Two years later, Keb’Mo’ was involved in the multi-artist project, “Begegnungen (Encounter)” by German rock superstar Peter Maffay. Together they performed 30 concerts in the arena tour that were documented on a live album, “Bergenungen Live,” and released in 1999.
Keb’Mo’s “Slow Down” album, released in 1998, earned him a second Grammy Award. The album begins with a song titled “Muddy Water,” a tribute to legendary American blues musician Muddy Waters.
The early 1990s saw him appear on stage in several versions of the musical, “Spunk,” as Guitar Man. The play was written by Zora Neale Hurston, a popular African American playwright from the Harlem Renaissance. The character of Guitar Man is the foundation for his current stage persona.
In 2000, Keb’Mo’ released his fourth album, The Door. He also released Big Wide Grin, a children’s album, that same year. It featured many songs from his own childhood.
Four years later he earned his third Grammy Award for Keep It Simple. He released his sixth studio album, Peace…Back by Popular Demand, followed by Suitcase in 2006 and The Reflection in 2011.
Over the years Keb’Mo’ has successfully tried his hand at acting several times. In 1997 he appeared on the TV series Touched by an Angel portraying Isaac, the Angel of Music, in the episode “Inherit the Wind” and again in 1999 in “Then Sings My Soul.” He appeared again in 2001 in an episode called “Shallow Water” and performed his song “God Trying to Get Your Attention” from his “Slow Down” album.
Apart from his musical career, Keb’Mo’ is active in the No Nukes group, a group which is against the expansion of nuclear power. The group recorded a music video of a newer version of the Buffalo Springfield song, “For What It’s Worth” in 2007.
His latest album, “BLUESAmericana,” marks the 20th anniversary of his debut Keb’Mo’. He said he played most of the guitars, many of them acoustic, on the album because, “I didn’t want other musicians to influence the direction of the songs.” He also played bass, keyboards and additional instruments. “I wanted everything on the album to be as pure a statement from me as possible.”
Keb’ Mo’ owns a variety of acoustic, resonator and electric guitars. His favorite track on his latest album is “I’m Gonna Be Your Man,” which starts out with acoustic guitar.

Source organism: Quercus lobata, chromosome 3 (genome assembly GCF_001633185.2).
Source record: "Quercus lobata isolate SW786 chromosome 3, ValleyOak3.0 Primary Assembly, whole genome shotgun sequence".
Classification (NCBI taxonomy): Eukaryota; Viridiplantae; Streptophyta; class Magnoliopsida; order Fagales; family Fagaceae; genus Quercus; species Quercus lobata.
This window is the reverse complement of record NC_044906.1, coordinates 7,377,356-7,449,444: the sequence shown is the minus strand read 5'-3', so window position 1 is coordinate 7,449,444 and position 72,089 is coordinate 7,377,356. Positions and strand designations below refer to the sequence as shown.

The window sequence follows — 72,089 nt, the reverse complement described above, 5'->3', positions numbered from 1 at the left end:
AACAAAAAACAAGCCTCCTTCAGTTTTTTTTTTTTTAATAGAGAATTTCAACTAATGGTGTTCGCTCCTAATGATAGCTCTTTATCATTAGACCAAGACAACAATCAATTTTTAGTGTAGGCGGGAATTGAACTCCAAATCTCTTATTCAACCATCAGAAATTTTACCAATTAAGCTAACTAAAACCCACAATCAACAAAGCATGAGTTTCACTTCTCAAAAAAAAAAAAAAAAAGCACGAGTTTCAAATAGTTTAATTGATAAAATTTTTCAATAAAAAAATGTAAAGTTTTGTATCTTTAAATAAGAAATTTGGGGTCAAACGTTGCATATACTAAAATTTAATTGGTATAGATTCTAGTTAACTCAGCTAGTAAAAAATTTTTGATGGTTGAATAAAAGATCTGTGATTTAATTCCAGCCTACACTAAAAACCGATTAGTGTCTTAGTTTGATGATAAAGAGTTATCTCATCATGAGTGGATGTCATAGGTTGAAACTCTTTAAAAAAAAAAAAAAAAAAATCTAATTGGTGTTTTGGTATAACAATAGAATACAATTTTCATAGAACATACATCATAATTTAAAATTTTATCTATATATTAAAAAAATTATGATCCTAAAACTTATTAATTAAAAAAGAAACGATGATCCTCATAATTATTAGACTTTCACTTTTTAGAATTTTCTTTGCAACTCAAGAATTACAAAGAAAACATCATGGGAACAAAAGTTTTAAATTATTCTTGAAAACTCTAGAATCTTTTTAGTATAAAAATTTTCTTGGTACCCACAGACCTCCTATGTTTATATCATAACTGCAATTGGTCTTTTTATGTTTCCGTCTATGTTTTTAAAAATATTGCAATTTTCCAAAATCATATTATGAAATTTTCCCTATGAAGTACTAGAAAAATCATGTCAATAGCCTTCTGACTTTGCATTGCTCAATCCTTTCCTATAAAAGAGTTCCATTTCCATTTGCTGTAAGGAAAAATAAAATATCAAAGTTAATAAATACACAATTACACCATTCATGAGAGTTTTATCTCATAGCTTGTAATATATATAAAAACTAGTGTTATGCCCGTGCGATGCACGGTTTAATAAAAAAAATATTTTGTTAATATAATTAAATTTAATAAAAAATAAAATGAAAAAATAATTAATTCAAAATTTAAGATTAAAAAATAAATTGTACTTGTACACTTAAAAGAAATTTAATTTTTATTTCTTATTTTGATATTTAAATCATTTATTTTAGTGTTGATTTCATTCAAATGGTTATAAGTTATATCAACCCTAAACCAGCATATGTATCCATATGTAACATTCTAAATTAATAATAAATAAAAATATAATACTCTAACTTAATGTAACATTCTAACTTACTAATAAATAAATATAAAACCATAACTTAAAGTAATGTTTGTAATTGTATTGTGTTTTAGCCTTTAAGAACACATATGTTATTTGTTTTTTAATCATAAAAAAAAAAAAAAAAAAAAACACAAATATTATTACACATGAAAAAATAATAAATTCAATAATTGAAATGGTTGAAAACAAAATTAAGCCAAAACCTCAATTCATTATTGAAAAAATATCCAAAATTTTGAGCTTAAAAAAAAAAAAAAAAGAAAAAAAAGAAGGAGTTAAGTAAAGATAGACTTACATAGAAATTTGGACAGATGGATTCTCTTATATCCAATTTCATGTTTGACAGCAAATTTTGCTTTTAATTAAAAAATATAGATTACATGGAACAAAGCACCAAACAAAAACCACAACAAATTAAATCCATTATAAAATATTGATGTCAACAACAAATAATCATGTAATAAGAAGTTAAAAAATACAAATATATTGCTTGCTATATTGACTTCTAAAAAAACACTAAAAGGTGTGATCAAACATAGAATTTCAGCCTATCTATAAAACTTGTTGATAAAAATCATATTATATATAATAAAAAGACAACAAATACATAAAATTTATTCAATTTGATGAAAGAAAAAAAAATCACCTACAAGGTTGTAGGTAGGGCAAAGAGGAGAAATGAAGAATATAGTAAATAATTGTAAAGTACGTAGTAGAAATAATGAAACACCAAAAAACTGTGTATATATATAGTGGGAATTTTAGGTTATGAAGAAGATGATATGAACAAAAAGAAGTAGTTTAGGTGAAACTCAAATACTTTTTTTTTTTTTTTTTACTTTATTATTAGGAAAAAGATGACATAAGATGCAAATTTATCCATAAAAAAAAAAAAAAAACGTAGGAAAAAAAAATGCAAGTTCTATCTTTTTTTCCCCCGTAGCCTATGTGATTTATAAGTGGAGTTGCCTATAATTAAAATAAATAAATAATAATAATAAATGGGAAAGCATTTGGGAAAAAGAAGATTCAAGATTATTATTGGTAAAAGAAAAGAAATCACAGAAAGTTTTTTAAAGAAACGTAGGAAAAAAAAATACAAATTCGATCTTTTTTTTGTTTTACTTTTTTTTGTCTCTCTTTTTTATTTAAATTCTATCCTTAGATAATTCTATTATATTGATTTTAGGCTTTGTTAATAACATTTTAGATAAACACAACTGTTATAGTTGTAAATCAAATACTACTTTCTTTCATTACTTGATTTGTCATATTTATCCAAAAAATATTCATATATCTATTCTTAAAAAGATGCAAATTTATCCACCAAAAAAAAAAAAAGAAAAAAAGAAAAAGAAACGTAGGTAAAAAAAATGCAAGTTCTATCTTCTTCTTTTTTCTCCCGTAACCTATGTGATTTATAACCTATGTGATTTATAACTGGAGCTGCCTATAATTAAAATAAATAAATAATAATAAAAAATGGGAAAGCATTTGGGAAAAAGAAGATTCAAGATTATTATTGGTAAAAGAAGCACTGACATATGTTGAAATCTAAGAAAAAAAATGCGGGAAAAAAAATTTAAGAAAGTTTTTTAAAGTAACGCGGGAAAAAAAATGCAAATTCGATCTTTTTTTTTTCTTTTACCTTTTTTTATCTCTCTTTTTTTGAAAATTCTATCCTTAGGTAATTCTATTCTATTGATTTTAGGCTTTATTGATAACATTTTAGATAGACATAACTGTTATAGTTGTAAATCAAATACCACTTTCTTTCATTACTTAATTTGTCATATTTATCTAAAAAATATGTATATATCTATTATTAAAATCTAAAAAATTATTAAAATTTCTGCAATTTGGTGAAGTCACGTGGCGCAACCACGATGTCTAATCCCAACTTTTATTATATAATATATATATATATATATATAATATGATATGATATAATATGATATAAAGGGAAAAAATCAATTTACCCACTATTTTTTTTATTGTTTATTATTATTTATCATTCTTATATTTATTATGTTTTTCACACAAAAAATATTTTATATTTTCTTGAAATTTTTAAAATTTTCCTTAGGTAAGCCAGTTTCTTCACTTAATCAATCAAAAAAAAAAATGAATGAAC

In 1984, he actually thought his career was over. He had worked hard to get record and publishing deals and establish himself as a studio musician, but his career just wasn’t going in the direction he thought it should.
“I was convinced my career was over, and that if I was lucky I’d be able to play blues gigs for $40 or $50 a night – if I was lucky,” he has been quoted as saying of that time in his life. He then stumbled upon a gig in a blues combo with saxist Monk Higgins and guitarist Charles “Charlie Tuna” Dennis, who currently plays rhythm six-string behind B.B. King.
“Until then I thought there was just two kinds of blues – fast and slow. Charlie taught me that there are all kinds of blues”:  Delta blues, Texas blues, Chicago blues, soul-blues…I started opening my mind and learning how deep the blues was.”
It was at that time that he made a name change and became known as Keb’Mo’, a moniker coined by his original drummer, Quentin Dennard. He had previously used his birth name, Kevin Moore.
Keb’Mo’s songs have been recorded by the likes of B.B. King, Buddy Guy, the Dixie Chicks, Joe Cocker and Robert Palmer. He has collaborated with a long list of artists that includes Bonnie Raitt, Jackson Browne, Cassandra Wilson, Amy Grant, Buddy Guy, Solomon Burke and Little Milton.
“Even if you don’t know him, you know his songs,” said Butler. Keb’Mo’ is also the sound behind the theme song for the sit-com Mike & Molly.
Rick Burris, a member of the Blues Bash committee, said of Keb’Mo’, “A lot of people have heard of him in the business. I ran into him in the 1990s in Memphis when he was unknown to a lot of people by name.”
“I never set out to be a ‘blues guy’,” he has stated. “But the blues is very powerful and fuels what I do. The blues puts the ‘realness’ in it for me.”